Researchers at the German Research Center for Artificial Intelligence recently received the NVIDIA Pioneer Award for their What do Deep Networks Like to See? project, an innovative analytical technique that provides detailed insights into the properties and processing methods of deep neural networks. With their work, the scientists are very much in tune with current trends. For example, analysts from PricewaterhouseCoopers (PwC) predict in their Top 10 AI trends for 2018 that regulatory agencies and end users will increasingly demand a look into the black box of AI. But the problem of explainability (explainable AI) is just as old as artificial intelligence itself.
People have always hoped for a better understanding of smart machines. But lately a raft of new reasons has come along. Calls for the complete elimination of black-box algorithms in safety-critical applications such as autonomous driving and in public facilities for justice, healthcare or education are growing louder. And there are also regulatory requirements. For example, a “right to explanation” could become established with the new EU General Data Protection Regulation (GDPR). Ultimately, acceptance of new technologies by both society and business depends on their transparency. So there are plenty of reasons for putting explainable AI at the top of the agenda.
AI on drugs
With Deep Dream, in 2015 Google presented what may be the best-known and most impressive way to keep an eye on AI. Researchers trained a neural network with sample images as usual. But instead of using them to classify new images, they let the algorithm get “artistic.”
Grossly simplified, after a convolutional neural network (CNN) has been trained with a huge number of dog pictures, the network’s parameters self-adjust to yield the right result for this input data: “dog.” In the second step, an arbitrary image is fed in and the neural network is allowed to modify the image so that “dog” comes out as the result.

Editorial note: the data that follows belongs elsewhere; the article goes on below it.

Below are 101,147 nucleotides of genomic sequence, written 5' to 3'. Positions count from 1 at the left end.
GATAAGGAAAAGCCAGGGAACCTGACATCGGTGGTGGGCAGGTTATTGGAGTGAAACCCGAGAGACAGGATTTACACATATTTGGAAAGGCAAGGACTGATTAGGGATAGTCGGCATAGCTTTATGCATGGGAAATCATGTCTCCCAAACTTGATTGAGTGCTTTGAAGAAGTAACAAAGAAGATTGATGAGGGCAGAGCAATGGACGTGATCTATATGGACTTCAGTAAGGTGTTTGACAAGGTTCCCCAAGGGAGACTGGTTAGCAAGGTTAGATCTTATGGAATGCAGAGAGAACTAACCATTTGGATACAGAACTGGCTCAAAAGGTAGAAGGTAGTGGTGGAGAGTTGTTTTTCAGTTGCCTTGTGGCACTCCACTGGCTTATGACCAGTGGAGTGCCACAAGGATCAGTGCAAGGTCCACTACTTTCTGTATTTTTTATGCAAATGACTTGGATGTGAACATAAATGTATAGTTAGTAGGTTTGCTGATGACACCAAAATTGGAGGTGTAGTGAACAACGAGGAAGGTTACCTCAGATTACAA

High activation rates in the upper layers of the network result in simpler patterns since these parts of the network are responsible for the simple structures. In the experiment three years ago, the more complex structures in the deeper layers caused Deep Dream to remind people of LSD trips and it quickly became a viral hit.
Explainable AI in reverse
Another “backward” method for understanding neural networks is layer-wise relevance propagation (LRP), developed by researchers at Fraunhofer HHI and TU Berlin in 2015.
The method breaks down the individual steps in a process such as image recognition in reverse gear, so to speak. It considers which neurons were involved in which decisions and how much they contributed to the final result. It generates a so-called heat map (see demos) that shows which pixels have an especially strong influence on the image’s classification. In contrast to many other methods, this one is applicable universally and not only for image recognition.
An example illustrates how important such methods are for the use of data-driven learning algorithms, especially in life-support applications. The researchers found that of two “intelligences” that could identify horses, only one had really learned to recognize them based on their typical body shape. The other program focused mainly on the copyright symbols in the photos, which led to forums for horse lovers.
The latter example is surely unlikely to ally mistrust of systems using artificial intelligence. That’s why it’s important to develop methods that provide transparency and explainability, but also provability. Both regulators and end users will increasingly call for this look into the black box.
Learn about the use of AI in safety-critical applications such as autonomous driving at the 2018 electronica Automotive Conference.